From a position in the shallow "Yellowknife Bay" depression, NASA's Mars rover Curiosity used its right Mast Camera (Mastcam) to take the telephoto images combined into this panorama of geological diversity.
A lip defining the edge of Yellowknife Bay is visible in the middle distance near the center of the image and in the farther distance on the right.
Shown in this panorama are the locations of the "Selwyn" section, the "John Klein" drill area, and the approximate distance between them. The Curiosity science team completed an extensive investigation of the chemical and textural properties of the rocks at these locations in advance of drilling at John Klein. This investigation included 25 analyses from the Alpha Particle X-ray Spectrometer (APXS), more than 1,000 images from the Mars Hand Lens Imager (MAHLI), and more than 12,000 laser shots from the Chemistry and Camera instrument (ChemCam).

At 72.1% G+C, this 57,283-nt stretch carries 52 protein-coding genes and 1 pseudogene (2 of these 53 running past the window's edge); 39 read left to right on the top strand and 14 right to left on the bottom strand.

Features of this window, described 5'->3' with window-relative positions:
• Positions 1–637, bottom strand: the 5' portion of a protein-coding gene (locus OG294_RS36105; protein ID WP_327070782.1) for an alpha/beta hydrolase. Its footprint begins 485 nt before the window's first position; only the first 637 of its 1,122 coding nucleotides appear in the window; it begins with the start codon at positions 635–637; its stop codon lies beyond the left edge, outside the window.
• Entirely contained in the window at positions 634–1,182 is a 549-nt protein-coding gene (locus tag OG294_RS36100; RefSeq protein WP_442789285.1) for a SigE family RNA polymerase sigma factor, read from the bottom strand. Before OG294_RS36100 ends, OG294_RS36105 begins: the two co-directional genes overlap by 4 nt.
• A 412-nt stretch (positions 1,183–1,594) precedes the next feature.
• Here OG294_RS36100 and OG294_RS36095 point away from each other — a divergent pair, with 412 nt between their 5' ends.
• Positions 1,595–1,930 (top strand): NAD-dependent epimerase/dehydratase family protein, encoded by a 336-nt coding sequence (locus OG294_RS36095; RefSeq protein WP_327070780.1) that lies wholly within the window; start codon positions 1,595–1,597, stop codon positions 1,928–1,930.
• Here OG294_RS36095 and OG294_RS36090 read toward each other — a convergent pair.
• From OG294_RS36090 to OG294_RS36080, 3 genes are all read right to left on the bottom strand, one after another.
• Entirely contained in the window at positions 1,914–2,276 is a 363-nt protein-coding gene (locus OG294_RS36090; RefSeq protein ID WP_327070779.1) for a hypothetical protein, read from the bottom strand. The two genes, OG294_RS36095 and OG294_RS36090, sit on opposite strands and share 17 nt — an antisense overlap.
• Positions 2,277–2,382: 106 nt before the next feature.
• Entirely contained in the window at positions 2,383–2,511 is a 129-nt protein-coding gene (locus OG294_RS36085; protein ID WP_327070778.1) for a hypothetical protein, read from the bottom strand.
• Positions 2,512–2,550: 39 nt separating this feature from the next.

The scene is a combination of three mosaics taken on Sols (Martian days) 137, 138, and 141 of Curiosity's work on Mars (December 24, 25 and 28, 2012). Each sol's images were acquired between about 8:30 and 9:30 a.m., local Mars solar time. Distances from the rover range from about 10 feet (3 meters) for the closest objects in the picture to about 100 feet (30 meters) for the most distant ones.
The mosaics have been white-balanced to show what the rocks would look like if they were on Earth. This image was originally released without labels on January 15, 2013, and can be found at PIA16701.
Image credit: NASA/JPL-Caltech/MSSS
Note: For more information, see PIA16687: Zapped, Martian Rock, PIA16688: Sifting Martian Samples, PIA16729: First Curiosity Drilling Sample in the Scoop and PIA16730: Drilling into Mars. Also, NASA Rover Confirms First Drilled Mars Rock Sample.